Food wise, a healthy balanced diet making use of all food groups is important to Robbie, who feels whilst the odd bit of cake is fine (good man), his philosophy is firmly “rubbish in, rubbish out.”

Hopes and Aspirations

Robbie intends to defend his gold medal winning title in the 200m freestyle at the Glasgow Commonwealth Games this summer.  After Glasgow 14, his focus will shift towards competing for a place on the podium at the Swimming World Championships next summer and then his next project will be qualifying and winning a medal at the Rio Olympics in 2016 – his ultimate dream.

I asked Robbie about what life holds for him after competitive swimming is over. He intends to stay involved in the swimming world in some capacity and would also like to finish his university degree, of which he still has a year to complete but has deferred in order to race.

On Pressure and a homecoming

We asked Robbie about how he is dealing with the mounting pressure to retain his Commonwealth title in his home town.  He explained that all Team 14 swimmers have regular sessions with a sports psychologist, which helps all the athletes to remain focused.  Avoiding distractions, particularly in the form of media hype around the Games is also important (but extremely difficult whilst living in the host city), as is the ability to switch off to what other competitors are doing around him, so as to enable sole focus on his own performance.

I asked Robbie if he has any pre-race superstitions.  He said he hasn’t, and has actively avoided getting into the ritual side of things.  Although Robbie suffers nerves before a big race, he sees this as a good thing, and channels this adrenalin into his performance.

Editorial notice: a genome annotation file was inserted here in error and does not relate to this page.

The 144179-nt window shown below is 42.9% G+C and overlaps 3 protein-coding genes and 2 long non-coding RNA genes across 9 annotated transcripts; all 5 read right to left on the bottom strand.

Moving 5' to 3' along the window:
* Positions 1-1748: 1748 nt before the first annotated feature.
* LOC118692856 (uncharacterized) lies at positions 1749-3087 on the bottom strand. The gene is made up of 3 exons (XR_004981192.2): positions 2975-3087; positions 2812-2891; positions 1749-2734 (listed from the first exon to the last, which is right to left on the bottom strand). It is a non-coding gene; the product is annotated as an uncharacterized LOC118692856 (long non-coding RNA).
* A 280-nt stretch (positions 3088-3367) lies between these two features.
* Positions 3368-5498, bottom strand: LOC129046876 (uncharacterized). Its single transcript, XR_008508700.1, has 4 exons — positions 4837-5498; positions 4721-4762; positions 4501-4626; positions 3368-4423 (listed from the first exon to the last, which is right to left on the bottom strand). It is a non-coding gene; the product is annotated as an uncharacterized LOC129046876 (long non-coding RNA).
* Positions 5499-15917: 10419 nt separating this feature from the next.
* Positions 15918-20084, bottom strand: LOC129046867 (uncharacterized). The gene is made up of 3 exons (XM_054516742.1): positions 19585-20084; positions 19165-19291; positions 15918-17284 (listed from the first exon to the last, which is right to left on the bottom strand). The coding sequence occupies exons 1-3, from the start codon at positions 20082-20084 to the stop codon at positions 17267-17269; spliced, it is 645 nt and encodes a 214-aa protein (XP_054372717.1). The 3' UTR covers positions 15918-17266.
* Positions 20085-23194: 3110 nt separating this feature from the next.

Glasgow 14 Legacy

Robbie believes very strongly in the importance of building a strong sporting legacy after Glasgow 14 and sees part of this legacy as spreading his passion for swimming through campaigns like Strathmore’s Do More events.  He believes that one of the best ways to get people in the pool is by fostering access to swimming lessons for children from primary school age through to adulthood. He is extremely encouraged by the surge of interest in swimming that he has seen at the event venue, Tollcross pool, over the last few weeks in the build up to the Games, and hopes that the local authorities can harness this enthusiasm into the future.


For anyone wondering from the pictures, Robbie confirmed that he prefers to shave his body hair rather than wax! 🙂

And Finally….

Big thanks go to Robbie for the all the brilliant training tips and motivation in the pool and for giving us an inspiring insight into life as a world class athelete.  Go Robbie and Team Scotland!  You can follow Robbie’s journey through the Games on twitter @RobbieRenwick and #TeamStrathmore. Thanks also go to to all at Strathmore Water and Stripe Communications for inviting me along to this fantastic event. You can read more about Strathmore Water’s Do More campaign, which includes a free couch to 5k training guide, here:  http://www.strathmore-water.co.uk/do-more



6 thoughts on “Swimming with Scotland’s Commonwealth Champion, Robbie Renwick”

  1. I swam all three years of high school and did intramurals in college. What a great way to exercise. I keep wanting to get back into it, but I have been lazy and perhaps a little afraid of how much pain comes with getting into shape to really start training again.


    1. I love swimming, but don’t think I will ever get close to my high school hay day. You are so right, a great sport with plenty underwater thinking time 😉 thanks for commenting!